Humbug and Ho Hum
What a sad people we are – sad and funny at the same time. It is said that clowns are usually sad – and violent too. We are playing out a tragi-comedy: tragic for us, funny for the world. Though we are the authors of our own script, we fool ourselves into believing that its authors are global powers. These powers certainly edit the script, but only if we allow them to, which is why we feel that we don’t have control over our destiny. If we took control of our script and edited it ourselves when advisable, we would have control. Like any sensible country, global powers edit our script primarily for their own good before thinking of ours. Their interests come first for them, as they should, as our interests should come first for us without creating a global kerfuffle.
I cannot stop laughing at last Monday’s airport escapade on the second coming of Tahir ul Qadri when a non-event was turned into an international spectacle because of the double stupidity of the Brothers Sharif within one week. The first was the massacre of Qadri’s followers on June 17 in Lahore and then the running battle between police and Qadri’s supporters around Islamabad airport on June 22 that ended in the diversion – or hijacking, call it what you will – to Lahore of the Emirates Airlines flight that he was on. We made a perfect sight of ourselves before the world, but then the world is used to such performances from us, getting bored and worried at the same time.
Our vast majority suffers from chronic ignorance so it repeatedly elects tried and failed rulers who too suffer not only from chronic ignorance but also from chronic stupidity. A person without formal education can have wisdom; one with enough degrees to plaster a wall can still be ignorant, stupid and lack wisdom. Wisdom doesn’t wear expensive clothes, live in expensive houses, drive expensive cars, have huge bank accounts or have multiple palatial houses and flats in Pakistan, London and Dubai. Such ‘success’ almost always comes from dishonesty caused by greed’s presence in wisdom’s absence. What excuse can there be to elect the Bhutto-Zardari Combine four times and the Brothers Sharif three times except that we are bonkers? Bipolar from birth, a large chunk of us thinks that Pakistan was made to be a theocratic state while the other chunk believes that it was meant to be a secular homeland for India’s Muslims. Only our founder rightly knew what it should be: an Islamic Welfare State that becomes a model for others to emulate. But for selfish reasons his successors and our serial constitution makers conveniently forgot his vision and preserved the tribal-feudal-Seth status quo that benefits them only. Result: Pakistan has become neither an Islamic nor a secular state and nor indeed a welfare state but a vassal state going through the motions of independence while upholding the symbols of sovereignty. The people, meantime, get increasingly deprived. It’s a perfect recipe for volcano and failure.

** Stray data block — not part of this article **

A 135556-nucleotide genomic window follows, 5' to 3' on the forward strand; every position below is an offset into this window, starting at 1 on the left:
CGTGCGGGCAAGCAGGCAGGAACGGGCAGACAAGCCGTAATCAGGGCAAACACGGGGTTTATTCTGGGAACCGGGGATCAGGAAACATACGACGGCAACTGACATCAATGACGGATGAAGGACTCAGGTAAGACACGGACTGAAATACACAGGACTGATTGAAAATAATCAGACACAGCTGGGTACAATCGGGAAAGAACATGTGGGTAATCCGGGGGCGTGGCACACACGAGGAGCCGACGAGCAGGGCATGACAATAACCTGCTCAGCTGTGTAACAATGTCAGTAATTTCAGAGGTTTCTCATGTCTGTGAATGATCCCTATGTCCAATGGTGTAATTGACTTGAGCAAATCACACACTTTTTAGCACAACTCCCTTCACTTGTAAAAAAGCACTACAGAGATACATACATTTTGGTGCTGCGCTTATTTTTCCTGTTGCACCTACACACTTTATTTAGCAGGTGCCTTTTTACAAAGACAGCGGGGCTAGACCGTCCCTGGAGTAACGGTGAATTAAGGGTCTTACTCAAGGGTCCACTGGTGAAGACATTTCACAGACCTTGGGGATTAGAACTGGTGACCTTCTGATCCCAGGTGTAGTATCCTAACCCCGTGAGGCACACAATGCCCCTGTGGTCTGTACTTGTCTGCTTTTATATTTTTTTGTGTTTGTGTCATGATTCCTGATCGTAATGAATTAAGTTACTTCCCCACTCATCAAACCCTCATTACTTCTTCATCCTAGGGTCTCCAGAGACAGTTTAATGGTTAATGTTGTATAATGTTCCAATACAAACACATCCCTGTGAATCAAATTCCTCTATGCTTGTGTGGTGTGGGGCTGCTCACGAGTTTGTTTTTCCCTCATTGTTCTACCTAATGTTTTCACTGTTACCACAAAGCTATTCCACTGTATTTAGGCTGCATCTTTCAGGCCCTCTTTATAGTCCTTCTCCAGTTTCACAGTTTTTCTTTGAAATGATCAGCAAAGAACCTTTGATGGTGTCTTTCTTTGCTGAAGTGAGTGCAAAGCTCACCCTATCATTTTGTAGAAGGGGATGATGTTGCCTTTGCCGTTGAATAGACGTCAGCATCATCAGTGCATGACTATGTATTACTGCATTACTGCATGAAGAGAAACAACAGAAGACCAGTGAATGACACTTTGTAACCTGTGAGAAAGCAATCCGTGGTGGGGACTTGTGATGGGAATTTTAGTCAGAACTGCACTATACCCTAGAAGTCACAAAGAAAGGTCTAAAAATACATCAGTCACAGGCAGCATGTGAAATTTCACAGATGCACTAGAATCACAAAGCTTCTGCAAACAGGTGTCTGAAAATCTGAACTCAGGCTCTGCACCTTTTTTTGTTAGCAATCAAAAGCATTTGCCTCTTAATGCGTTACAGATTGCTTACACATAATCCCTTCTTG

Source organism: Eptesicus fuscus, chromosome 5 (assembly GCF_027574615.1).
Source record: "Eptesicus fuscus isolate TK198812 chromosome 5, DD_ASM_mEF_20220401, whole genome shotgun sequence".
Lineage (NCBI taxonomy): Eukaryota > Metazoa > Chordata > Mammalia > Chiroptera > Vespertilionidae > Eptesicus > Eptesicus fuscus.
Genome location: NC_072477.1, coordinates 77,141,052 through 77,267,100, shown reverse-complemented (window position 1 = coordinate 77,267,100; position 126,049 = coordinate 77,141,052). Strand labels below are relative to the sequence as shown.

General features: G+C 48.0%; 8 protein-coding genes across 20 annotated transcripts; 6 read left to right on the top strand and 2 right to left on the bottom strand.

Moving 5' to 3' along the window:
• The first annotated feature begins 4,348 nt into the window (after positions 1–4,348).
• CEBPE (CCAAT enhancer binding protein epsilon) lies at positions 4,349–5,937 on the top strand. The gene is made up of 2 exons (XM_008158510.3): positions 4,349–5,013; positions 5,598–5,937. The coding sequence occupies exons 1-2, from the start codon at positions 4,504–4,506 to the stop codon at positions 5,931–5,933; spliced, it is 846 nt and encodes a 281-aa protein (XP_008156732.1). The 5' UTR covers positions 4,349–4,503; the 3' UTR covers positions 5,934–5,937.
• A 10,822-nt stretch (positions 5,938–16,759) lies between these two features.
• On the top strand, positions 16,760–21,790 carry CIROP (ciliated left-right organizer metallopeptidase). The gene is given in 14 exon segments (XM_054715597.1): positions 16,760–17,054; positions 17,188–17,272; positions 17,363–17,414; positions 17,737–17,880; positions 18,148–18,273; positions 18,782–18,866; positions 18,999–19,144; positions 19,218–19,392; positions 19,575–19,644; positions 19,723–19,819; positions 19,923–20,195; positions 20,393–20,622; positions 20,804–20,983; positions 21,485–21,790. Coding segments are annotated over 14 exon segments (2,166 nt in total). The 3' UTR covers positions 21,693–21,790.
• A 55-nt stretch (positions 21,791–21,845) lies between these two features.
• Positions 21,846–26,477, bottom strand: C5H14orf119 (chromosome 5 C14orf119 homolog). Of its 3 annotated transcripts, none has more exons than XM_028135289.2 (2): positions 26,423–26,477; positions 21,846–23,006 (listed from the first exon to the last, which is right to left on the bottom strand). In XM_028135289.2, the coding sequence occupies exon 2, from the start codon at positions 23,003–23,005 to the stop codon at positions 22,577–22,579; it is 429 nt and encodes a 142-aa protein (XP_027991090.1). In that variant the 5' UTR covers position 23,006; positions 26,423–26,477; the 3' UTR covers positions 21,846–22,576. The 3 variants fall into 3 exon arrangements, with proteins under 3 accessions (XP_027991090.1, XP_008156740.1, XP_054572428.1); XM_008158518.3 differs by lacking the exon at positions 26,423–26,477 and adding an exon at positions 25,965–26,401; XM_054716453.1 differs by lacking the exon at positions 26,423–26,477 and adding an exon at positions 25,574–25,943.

If we are learning from our mistakes then there is hope that there is light at the end of the tunnel. This is what some well-meaning people and the system’s beneficiaries call ‘the beauty of democracy’, still not realizing that while true democracy is indeed beautiful this is not democracy. However, if we are not learning from our mistakes but reinforcing them, then one can safely conclude that the light at the end of our tunnel has been switched off, if ever it was switched on. Our stupidity has become congenital and will result only in things that I am loathe mentioning.